Adata XPG Storm: good looking but not efficient

16,500 rpm is extreme. A tiny fan in the unique SSD cooler by Adata can run at such a speed. We expected that it will be possible to regulate it and choose a reasonable setting, but there is no compromise in this design, and frankly, so many imperfections make it very difficult to see something positive about this product, which is a shame because the “core“ is pretty effective. Read more “Adata XPG Storm: good looking but not efficient” »

Shuttle XPC X50V6: silent AIO barebone for less than 400 eur

There are not many cheap high-quality computers out there, so the design of XPC X50 is quite a pleasant surprise. It offers a lot of attractive features: display, robust mobile body, dust and liquid resistance, passive function, and the economical Kaby Lake. Shuttle managed to elegantly combine all of it into one handy device. Read more “Shuttle XPC X50V6: silent AIO barebone for less than 400 eur” »

A homemade solution for undesirable HDD noise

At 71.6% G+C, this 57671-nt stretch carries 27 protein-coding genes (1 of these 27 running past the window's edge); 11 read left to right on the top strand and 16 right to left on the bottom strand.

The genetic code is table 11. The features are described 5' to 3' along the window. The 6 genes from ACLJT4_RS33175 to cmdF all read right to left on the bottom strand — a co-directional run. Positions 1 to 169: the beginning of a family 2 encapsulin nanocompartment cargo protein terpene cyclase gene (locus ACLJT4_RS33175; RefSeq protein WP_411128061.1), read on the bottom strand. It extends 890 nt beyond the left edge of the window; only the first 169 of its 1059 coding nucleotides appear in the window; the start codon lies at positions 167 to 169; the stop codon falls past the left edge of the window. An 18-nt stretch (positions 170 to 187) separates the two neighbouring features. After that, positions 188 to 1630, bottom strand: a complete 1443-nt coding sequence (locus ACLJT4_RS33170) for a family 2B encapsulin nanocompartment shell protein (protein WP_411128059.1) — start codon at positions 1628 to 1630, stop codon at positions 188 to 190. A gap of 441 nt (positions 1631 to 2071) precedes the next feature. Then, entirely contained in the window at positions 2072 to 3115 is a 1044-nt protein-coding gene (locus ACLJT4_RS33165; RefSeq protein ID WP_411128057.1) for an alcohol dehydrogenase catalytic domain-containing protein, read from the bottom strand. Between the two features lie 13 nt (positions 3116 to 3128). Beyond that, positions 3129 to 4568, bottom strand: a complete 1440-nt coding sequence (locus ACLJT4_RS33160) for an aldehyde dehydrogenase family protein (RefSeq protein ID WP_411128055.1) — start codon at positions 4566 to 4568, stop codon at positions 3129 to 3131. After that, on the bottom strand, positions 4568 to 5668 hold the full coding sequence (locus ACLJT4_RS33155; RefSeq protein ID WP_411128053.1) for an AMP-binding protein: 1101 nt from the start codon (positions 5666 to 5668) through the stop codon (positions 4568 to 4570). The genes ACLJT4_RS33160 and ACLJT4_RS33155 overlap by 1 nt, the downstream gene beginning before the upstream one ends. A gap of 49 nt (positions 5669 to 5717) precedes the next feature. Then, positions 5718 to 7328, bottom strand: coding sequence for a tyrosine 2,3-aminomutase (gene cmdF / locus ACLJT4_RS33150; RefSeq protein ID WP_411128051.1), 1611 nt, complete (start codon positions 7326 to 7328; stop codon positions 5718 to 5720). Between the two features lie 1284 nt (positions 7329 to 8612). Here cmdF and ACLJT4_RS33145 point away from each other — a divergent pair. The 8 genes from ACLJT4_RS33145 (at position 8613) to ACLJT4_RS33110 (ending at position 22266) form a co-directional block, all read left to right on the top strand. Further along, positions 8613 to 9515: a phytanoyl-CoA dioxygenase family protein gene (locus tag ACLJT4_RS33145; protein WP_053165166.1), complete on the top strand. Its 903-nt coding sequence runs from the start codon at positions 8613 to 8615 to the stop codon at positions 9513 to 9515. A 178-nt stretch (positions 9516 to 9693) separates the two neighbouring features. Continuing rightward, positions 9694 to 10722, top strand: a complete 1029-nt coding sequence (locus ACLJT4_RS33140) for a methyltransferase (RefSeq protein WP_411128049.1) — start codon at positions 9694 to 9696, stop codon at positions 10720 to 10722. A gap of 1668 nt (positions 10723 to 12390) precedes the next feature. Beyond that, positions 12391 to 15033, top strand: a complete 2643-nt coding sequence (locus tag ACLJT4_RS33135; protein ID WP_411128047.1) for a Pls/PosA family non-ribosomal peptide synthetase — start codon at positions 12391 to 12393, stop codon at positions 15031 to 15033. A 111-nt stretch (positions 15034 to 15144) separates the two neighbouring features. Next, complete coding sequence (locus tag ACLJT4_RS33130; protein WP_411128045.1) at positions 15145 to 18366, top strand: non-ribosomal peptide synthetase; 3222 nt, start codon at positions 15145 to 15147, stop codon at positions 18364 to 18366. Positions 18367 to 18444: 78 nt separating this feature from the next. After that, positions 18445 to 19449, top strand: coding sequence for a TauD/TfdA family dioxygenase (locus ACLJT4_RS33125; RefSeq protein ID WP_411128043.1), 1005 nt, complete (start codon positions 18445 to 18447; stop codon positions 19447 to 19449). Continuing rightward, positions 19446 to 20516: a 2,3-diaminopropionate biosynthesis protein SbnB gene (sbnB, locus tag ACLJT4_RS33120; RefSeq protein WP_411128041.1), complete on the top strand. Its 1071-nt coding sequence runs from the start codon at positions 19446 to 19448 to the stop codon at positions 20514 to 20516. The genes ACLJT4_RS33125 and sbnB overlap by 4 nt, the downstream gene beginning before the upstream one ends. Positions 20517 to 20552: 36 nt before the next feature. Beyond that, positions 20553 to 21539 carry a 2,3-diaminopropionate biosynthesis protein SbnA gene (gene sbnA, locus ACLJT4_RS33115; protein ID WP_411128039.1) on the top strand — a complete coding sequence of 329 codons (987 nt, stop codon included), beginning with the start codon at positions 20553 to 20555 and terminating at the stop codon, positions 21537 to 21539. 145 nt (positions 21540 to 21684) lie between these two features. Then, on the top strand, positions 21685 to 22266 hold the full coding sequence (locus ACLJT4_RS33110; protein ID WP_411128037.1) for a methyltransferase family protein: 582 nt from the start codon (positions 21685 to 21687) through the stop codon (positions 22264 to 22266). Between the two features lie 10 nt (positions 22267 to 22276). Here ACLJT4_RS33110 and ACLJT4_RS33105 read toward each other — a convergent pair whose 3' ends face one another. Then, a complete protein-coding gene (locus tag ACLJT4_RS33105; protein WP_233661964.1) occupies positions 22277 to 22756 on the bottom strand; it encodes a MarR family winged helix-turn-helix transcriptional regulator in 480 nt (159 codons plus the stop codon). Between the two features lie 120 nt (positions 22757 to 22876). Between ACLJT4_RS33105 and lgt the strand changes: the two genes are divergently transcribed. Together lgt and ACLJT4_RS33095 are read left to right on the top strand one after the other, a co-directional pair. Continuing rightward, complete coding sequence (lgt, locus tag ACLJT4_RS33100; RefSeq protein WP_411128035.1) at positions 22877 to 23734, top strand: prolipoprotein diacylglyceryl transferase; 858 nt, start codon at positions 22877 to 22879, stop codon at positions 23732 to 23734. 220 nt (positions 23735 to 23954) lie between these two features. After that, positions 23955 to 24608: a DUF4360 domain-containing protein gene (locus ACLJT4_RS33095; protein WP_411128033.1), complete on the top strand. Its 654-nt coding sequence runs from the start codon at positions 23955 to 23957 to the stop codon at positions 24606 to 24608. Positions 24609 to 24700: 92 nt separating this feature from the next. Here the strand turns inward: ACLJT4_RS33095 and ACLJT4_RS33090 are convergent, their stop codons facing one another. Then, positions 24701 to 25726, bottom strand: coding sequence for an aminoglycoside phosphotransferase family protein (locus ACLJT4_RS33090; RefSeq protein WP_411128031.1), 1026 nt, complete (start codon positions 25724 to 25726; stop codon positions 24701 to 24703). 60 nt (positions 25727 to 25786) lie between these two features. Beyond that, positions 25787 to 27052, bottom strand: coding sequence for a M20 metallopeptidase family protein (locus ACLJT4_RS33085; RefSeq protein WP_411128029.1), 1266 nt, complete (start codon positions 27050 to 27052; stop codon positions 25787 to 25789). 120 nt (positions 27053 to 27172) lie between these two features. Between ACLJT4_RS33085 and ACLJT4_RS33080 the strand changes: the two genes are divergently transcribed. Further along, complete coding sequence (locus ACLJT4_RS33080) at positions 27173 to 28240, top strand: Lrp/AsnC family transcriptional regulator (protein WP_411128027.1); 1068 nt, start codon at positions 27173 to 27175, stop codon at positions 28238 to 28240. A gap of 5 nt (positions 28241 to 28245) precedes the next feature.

The golden era of HDDs is already gone, and we still haven’t seen any real solution for one of their basic problems. A mounting system that would absorbs undesirable vibrations. The difference in noise levels can be significant. We’ve created just the thing to find out whether it’s even possible to get rid of those vibrations completely. Read more “A homemade solution for undesirable HDD noise” »

Test of six HDDs from WD: which colour is for you?

What disk is best for an office work, photos, videos, operating systems, games, and for demanding servers? And is the Red really well designed for network storage? You can find out in this practical comparison of the performance, consumption, and noise levels of each model from WD. The differences are significant and the results surprising. Green, blue, red, purple, black, or gold? Read more “Test of six HDDs from WD: which colour is for you?” »

Reeven Okeanos: effective “slim” dual tower

We already know that the biggest weakness of the cooler are fans. So, we replaced them with reference models and observed the difference. This led to a remarkable comparison of Okeanos and Noctua NH-D15 heatsinks. And there are few surprises even in modes without the same fans. Let’s take a look at how Okreanos manages to cool the area around the socket, and what it really can do in passive mode. Read more “Reeven Okeanos: effective “slim” dual tower” »